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Tri-State vote could bring LPEA closer to more renewable energy

Bylaw change approved 42-1 by electric co-ops
The Tri-State Generation and Transmission board voted this week in favor of creating new classes of membership that could allow member co-ops, such as La Plata Electric Association, to pursue more renewable energy in the future. However, the language of the bylaw change was vague and many unknowns remain.

La Plata Electric Association could gain new flexibility to buy renewable energy after a recent vote of its wholesale energy supplier this week.

LPEA and 42 other electric co-ops collectively own electricity wholesaler Tri-State Generation and Transmission. Those member owners voted 42-1 in favor of creating new classes of membership in Tri-State, said Ron Meier, LPEA’s manager of engineering and member relations. The new classes could allow co-ops, including LPEA, to purchase less than 95 percent of their power from Tri-State.

A 5 percent cap on the amount of power LPEA can purchase from outside renewable sources has concerned residents who want to invest in more green power because it is falling in price and better for the environment.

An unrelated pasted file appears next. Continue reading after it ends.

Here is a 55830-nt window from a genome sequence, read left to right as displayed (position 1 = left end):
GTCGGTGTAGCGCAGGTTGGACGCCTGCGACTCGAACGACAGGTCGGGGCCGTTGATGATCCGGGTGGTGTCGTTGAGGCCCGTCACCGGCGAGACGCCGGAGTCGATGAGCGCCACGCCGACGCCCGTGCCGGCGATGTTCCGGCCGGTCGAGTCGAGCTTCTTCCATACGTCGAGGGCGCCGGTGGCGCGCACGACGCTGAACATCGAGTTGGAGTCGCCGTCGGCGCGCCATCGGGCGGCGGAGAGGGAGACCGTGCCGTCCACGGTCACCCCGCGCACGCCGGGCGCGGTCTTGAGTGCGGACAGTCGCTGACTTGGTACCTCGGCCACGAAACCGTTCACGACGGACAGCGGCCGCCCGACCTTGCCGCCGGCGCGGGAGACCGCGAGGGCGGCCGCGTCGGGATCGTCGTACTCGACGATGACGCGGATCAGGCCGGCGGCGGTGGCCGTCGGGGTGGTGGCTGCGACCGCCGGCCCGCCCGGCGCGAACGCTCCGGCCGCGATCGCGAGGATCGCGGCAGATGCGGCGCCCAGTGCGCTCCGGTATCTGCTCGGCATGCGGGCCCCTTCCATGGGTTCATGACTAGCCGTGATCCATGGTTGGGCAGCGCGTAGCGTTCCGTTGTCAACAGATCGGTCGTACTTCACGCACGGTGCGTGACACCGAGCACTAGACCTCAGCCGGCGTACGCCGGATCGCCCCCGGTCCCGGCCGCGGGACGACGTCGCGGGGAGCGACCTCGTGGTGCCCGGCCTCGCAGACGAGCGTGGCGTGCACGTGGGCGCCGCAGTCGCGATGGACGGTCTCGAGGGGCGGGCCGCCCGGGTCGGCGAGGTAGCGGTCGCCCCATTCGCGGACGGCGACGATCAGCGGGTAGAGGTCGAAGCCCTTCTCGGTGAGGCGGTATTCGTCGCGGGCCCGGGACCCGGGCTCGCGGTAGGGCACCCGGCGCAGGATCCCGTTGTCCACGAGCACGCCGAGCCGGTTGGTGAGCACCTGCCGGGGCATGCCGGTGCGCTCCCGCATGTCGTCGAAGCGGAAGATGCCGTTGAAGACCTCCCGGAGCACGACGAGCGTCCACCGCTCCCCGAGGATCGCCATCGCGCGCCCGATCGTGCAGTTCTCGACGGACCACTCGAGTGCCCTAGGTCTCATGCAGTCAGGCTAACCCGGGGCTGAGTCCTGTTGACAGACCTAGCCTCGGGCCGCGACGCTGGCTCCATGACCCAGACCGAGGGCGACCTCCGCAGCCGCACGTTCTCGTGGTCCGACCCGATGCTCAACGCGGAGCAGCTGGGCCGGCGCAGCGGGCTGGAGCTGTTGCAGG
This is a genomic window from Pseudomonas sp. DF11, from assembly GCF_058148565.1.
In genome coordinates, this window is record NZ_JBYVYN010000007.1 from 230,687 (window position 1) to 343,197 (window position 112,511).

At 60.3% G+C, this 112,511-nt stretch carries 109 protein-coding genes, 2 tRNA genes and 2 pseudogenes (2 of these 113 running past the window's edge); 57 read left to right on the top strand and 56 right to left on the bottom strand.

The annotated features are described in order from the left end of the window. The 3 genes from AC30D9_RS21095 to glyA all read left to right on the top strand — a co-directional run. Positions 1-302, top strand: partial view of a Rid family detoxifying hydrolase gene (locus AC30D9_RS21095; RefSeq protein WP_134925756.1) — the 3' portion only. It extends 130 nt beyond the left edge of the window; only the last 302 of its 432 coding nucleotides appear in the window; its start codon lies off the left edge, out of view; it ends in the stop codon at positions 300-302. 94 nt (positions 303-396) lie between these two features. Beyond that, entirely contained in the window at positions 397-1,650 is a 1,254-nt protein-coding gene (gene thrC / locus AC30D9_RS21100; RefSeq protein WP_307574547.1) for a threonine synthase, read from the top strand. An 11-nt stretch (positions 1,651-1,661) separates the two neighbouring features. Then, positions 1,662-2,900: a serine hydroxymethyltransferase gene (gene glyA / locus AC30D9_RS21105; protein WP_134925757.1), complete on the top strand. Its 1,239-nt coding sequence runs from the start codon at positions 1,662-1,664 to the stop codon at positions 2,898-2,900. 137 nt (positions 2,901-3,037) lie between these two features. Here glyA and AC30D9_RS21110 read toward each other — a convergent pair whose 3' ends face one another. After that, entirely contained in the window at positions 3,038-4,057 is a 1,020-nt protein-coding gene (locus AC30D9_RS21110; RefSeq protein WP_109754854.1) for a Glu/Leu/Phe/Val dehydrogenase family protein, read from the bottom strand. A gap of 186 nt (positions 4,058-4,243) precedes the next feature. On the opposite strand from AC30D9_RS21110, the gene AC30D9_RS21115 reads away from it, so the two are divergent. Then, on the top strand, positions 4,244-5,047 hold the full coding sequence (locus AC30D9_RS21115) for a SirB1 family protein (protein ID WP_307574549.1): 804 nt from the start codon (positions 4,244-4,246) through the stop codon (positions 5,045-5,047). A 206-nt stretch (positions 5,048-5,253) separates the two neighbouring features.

LPEA board member Bob Lynch voted in favor of the bylaw change at the Tri-State meeting on behalf of LPEA. He is optimistic the change and a new seemingly more open-minded CEO at Tri-State could lead to opportunities for LPEA to pursue more renewables, he said.

“I think it opens possibilities,” he said.

However, the new bylaw language is vague. It is unknown how the new classes might be structured, he said. For example, it is unknown how much power a co-op would be required to buy from Tri-State under the new classes of membership.

A contract committee is expected to start meeting this spring to determine what the new classes of membership in Tri-State might look like, said Lee Boughey, spokesman for Tri-State.

The bylaw change is also expected to allow new members, such as municipalities, to join Tri-State and buy some of their power from the wholesaler, according to a statement from Tri-State.

Board member Guinn Unger said the vote could provide some flexibility, but it is too soon to know how much benefit LPEA could see.

Even if LPEA could adjust its contract requirements under the new membership classes, it is possible LPEA would have to pay Tri-State for the percentage of power it no longer planned to buy from the wholesaler, he said.

“I think it’s much too early to figure there is some great benefit to LPEA,” Unger said.

One of the existing co-ops that could benefit the most is United Power Cooperative near Denver. The co-op is growing fast and may be interested in continuing to purchase the same amount of power from Tri-State and invest in renewables to meet new demands for energy, he said.


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